Ignoring Islamic State

There is an alternative line of investigation that is being ignored. Neaz Morshed Raja, a man from Chittagong, fought for the Islamic State and killed himself in a suicide attack on October 12, 2015. His name was on the Rapid Action Battalion’s list of missing persons suspected to be terrorists. A Bengali video in which he calls on Bangladeshis to martyr themselves for Islamism appeared a fortnight ago, on March 15. Two days after that, a suicide bomber blew himself up near a Rapid Action Battalion camp, injuring several officers. A week later, on another Friday, a second suicide attack was carried out at a police checkpoint outside Dhaka’s international airport. The incompetence of the 17-year-old bomber was responsible for Dhaka being fortunate enough to escape without any loss of life. The government and the police downplayed both attacks, going so far as to state that they were not attacks at all.

The video featured the voice of Tahmid Rahman Shafi, another missing Bangladeshi fighting for the Islamic State who appears in the group’s propaganda specifically directed at Bangladesh. The Sitakunda raid on March 16 uncovered evidence of Islamic State inspiration and propaganda. The Dhaka attack last year was claimed by the Islamic State, with documented evidence. Shortly after that, Bangladeshi authorities concocted the New Jamaat-ul-Mujahideen Bangladesh title. There has been a concerted effort by the government – ably assisted by civil society and the domestic media – to discredit the Islamic State’s claims and deny its existence in Bangladesh.

In denial

Islamism survives by evolving and taking on new guises, with every iteration being more intolerant and violent, and better equipped with ideology and resources than the last. That the Bangladesh Nationalist Party and Jamaat are responsible for politicising Islam, and not only creating a fertile environment for extremism but actively fostering it, is undeniable. Equally beyond doubt is the fact that many of the terrorists caught in the past had once been members of the Jamaat and its student organisation, Shibir. However, just as the root cause of fundamentalism – the Salafi and Wahhabi ideology prescribed by the Bangladesh Nationalist Party-Jamaat – is a foreign import, so too seems to be the contemporary terrorism. When the perpetrators assert one thing, and those trusted to fight them insist on something contradictory, the populace is left without the relevant information crucial to ensuring its safety and survival. This has the additional adverse effect of the public’s trust in the government and law enforcement eroding as confusion reigns supreme.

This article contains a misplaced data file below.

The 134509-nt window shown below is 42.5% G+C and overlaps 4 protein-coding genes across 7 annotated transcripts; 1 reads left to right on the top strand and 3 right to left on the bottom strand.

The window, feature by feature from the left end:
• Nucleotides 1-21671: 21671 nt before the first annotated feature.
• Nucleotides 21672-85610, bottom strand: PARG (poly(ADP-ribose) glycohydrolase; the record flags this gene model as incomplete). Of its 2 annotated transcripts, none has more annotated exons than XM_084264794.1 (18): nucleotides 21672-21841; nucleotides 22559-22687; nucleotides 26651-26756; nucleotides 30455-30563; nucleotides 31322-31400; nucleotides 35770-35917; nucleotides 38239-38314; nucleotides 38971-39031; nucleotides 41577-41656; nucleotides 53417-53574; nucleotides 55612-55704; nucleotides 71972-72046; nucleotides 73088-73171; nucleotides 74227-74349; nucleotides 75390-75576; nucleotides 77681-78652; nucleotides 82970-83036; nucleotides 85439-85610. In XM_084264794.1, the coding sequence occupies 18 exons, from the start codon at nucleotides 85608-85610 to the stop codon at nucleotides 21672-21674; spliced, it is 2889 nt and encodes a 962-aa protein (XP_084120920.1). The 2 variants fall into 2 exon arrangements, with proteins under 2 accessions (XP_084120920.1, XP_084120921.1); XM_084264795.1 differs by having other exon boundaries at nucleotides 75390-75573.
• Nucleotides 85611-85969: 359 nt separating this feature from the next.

Unless there is verified and verifiable consensus about the identity of the terrorists, a comprehensive and definitive solution can never be found. A staunch refusal to do so by the Awami League government and Bangladesh’s law enforcement agencies – with the assistance of the media and civil society – reeks of denial, if not deliberate misinformation. This is aiding and abetting the very forces the authorities seek to fight, thereby elevating them to a legitimate socio-political force, while continuing to marginalise minorities and dissenters. The real enemy needs to be known so that a largely ignorant and apathetic population does not suffer, so that a nation severely threatened by the very virulent and violent Islamism it was born in defiance of, does not succumb to it.

Ikhtisad Ahmed is a columnist for the Dhaka Tribune and author of the socio-political short story collection Yours, Etcetera. His Twitter handle is @ikhtisad.